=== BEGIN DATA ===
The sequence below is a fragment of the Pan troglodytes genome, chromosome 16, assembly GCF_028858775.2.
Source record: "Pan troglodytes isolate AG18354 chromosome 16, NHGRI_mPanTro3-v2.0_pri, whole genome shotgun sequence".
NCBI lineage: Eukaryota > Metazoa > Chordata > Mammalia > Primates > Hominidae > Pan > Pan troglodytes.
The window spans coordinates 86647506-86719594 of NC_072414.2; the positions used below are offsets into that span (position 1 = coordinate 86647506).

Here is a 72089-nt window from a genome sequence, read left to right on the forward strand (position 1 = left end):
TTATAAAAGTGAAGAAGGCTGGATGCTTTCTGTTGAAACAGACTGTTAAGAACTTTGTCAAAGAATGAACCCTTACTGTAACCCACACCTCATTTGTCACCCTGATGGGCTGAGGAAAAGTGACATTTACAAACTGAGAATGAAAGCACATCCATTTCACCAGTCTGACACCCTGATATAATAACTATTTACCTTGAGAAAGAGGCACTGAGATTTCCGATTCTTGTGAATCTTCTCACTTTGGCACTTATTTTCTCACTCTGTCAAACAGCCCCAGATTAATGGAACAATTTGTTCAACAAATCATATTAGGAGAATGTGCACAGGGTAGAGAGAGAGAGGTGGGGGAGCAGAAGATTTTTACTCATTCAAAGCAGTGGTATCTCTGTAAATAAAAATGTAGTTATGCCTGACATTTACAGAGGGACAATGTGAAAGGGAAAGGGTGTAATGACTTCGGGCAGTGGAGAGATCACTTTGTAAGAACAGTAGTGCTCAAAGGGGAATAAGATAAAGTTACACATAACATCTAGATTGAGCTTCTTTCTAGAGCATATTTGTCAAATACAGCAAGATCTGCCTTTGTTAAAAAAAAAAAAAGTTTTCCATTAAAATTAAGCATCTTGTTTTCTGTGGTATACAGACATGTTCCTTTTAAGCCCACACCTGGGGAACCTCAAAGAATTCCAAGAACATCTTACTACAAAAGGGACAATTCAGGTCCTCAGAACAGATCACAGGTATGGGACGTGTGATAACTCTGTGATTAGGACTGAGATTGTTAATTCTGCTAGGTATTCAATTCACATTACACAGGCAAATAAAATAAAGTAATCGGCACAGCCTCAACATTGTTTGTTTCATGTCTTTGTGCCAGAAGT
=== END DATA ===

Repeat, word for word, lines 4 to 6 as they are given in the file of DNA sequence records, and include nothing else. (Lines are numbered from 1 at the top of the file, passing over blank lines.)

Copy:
The window spans coordinates 86647506-86719594 of NC_072414.2; the positions used below are offsets into that span (position 1 = coordinate 86647506).

Here is a 72089-nt window from a genome sequence, read left to right on the forward strand (position 1 = left end):
TTATAAAAGTGAAGAAGGCTGGATGCTTTCTGTTGAAACAGACTGTTAAGAACTTTGTCAAAGAATGAACCCTTACTGTAACCCACACCTCATTTGTCACCCTGATGGGCTGAGGAAAAGTGACATTTACAAACTGAGAATGAAAGCACATCCATTTCACCAGTCTGACACCCTGATATAATAACTATTTACCTTGAGAAAGAGGCACTGAGATTTCCGATTCTTGTGAATCTTCTCACTTTGGCACTTATTTTCTCACTCTGTCAAACAGCCCCAGATTAATGGAACAATTTGTTCAACAAATCATATTAGGAGAATGTGCACAGGGTAGAGAGAGAGAGGTGGGGGAGCAGAAGATTTTTACTCATTCAAAGCAGTGGTATCTCTGTAAATAAAAATGTAGTTATGCCTGACATTTACAGAGGGACAATGTGAAAGGGAAAGGGTGTAATGACTTCGGGCAGTGGAGAGATCACTTTGTAAGAACAGTAGTGCTCAAAGGGGAATAAGATAAAGTTACACATAACATCTAGATTGAGCTTCTTTCTAGAGCATATTTGTCAAATACAGCAAGATCTGCCTTTGTTAAAAAAAAAAAAAGTTTTCCATTAAAATTAAGCATCTTGTTTTCTGTGGTATACAGACATGTTCCTTTTAAGCCCACACCTGGGGAACCTCAAAGAATTCCAAGAACATCTTACTACAAAAGGGACAATTCAGGTCCTCAGAACAGATCACAGGTATGGGACGTGTGATAACTCTGTGATTAGGACTGAGATTGTTAATTCTGCTAGGTATTCAATTCACATTACACAGGCAAATAAAATAAAGTAATCGGCACAGCCTCAACATTGTTTGTTTCATGTCTTTGTGCCAGAAGT